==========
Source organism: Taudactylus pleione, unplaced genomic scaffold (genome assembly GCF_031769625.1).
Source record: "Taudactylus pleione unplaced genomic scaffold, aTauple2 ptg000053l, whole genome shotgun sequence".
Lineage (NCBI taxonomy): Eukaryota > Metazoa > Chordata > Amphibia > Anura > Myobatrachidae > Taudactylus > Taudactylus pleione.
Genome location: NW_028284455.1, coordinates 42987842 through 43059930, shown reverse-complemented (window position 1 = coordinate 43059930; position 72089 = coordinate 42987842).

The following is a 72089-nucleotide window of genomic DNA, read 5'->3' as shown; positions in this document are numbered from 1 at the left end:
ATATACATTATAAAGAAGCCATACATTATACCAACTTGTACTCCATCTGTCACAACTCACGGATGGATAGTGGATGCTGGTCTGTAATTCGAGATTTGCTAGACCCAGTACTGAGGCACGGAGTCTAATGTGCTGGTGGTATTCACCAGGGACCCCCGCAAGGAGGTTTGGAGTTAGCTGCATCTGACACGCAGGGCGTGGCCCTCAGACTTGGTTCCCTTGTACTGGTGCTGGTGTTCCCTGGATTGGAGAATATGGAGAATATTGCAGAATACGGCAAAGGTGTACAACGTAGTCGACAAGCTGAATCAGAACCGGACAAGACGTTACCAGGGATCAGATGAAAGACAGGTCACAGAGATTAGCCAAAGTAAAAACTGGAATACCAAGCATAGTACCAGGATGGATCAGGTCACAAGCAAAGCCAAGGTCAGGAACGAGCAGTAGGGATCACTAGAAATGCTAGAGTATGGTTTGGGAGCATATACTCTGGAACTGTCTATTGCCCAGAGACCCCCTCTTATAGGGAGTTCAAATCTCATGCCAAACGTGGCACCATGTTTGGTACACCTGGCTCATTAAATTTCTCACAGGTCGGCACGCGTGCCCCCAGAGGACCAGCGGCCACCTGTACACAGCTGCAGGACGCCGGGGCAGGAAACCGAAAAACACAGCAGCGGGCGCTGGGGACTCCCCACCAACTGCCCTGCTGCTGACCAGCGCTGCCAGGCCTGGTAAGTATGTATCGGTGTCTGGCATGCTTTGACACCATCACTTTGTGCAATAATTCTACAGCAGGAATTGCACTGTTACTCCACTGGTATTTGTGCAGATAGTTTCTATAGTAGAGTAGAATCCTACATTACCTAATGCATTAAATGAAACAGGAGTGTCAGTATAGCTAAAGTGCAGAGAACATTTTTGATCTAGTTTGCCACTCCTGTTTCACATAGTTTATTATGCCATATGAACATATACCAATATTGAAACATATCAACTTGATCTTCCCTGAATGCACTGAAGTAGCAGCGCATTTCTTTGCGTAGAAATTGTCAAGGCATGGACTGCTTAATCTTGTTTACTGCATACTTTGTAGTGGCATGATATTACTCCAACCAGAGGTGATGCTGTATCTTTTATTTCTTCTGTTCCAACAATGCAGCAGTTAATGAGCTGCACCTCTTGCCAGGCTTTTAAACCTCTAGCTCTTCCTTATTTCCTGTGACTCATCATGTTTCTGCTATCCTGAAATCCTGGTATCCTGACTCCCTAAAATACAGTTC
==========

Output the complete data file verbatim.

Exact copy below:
Source organism: Taudactylus pleione, unplaced genomic scaffold (genome assembly GCF_031769625.1).
Source record: "Taudactylus pleione unplaced genomic scaffold, aTauple2 ptg000053l, whole genome shotgun sequence".
Lineage (NCBI taxonomy): Eukaryota > Metazoa > Chordata > Amphibia > Anura > Myobatrachidae > Taudactylus > Taudactylus pleione.
Genome location: NW_028284455.1, coordinates 42987842 through 43059930, shown reverse-complemented (window position 1 = coordinate 43059930; position 72089 = coordinate 42987842).

The following is a 72089-nucleotide window of genomic DNA, read 5'->3' as shown; positions in this document are numbered from 1 at the left end:
ATATACATTATAAAGAAGCCATACATTATACCAACTTGTACTCCATCTGTCACAACTCACGGATGGATAGTGGATGCTGGTCTGTAATTCGAGATTTGCTAGACCCAGTACTGAGGCACGGAGTCTAATGTGCTGGTGGTATTCACCAGGGACCCCCGCAAGGAGGTTTGGAGTTAGCTGCATCTGACACGCAGGGCGTGGCCCTCAGACTTGGTTCCCTTGTACTGGTGCTGGTGTTCCCTGGATTGGAGAATATGGAGAATATTGCAGAATACGGCAAAGGTGTACAACGTAGTCGACAAGCTGAATCAGAACCGGACAAGACGTTACCAGGGATCAGATGAAAGACAGGTCACAGAGATTAGCCAAAGTAAAAACTGGAATACCAAGCATAGTACCAGGATGGATCAGGTCACAAGCAAAGCCAAGGTCAGGAACGAGCAGTAGGGATCACTAGAAATGCTAGAGTATGGTTTGGGAGCATATACTCTGGAACTGTCTATTGCCCAGAGACCCCCTCTTATAGGGAGTTCAAATCTCATGCCAAACGTGGCACCATGTTTGGTACACCTGGCTCATTAAATTTCTCACAGGTCGGCACGCGTGCCCCCAGAGGACCAGCGGCCACCTGTACACAGCTGCAGGACGCCGGGGCAGGAAACCGAAAAACACAGCAGCGGGCGCTGGGGACTCCCCACCAACTGCCCTGCTGCTGACCAGCGCTGCCAGGCCTGGTAAGTATGTATCGGTGTCTGGCATGCTTTGACACCATCACTTTGTGCAATAATTCTACAGCAGGAATTGCACTGTTACTCCACTGGTATTTGTGCAGATAGTTTCTATAGTAGAGTAGAATCCTACATTACCTAATGCATTAAATGAAACAGGAGTGTCAGTATAGCTAAAGTGCAGAGAACATTTTTGATCTAGTTTGCCACTCCTGTTTCACATAGTTTATTATGCCATATGAACATATACCAATATTGAAACATATCAACTTGATCTTCCCTGAATGCACTGAAGTAGCAGCGCATTTCTTTGCGTAGAAATTGTCAAGGCATGGACTGCTTAATCTTGTTTACTGCATACTTTGTAGTGGCATGATATTACTCCAACCAGAGGTGATGCTGTATCTTTTATTTCTTCTGTTCCAACAATGCAGCAGTTAATGAGCTGCACCTCTTGCCAGGCTTTTAAACCTCTAGCTCTTCCTTATTTCCTGTGACTCATCATGTTTCTGCTATCCTGAAATCCTGGTATCCTGACTCCCTAAAATACAGTTC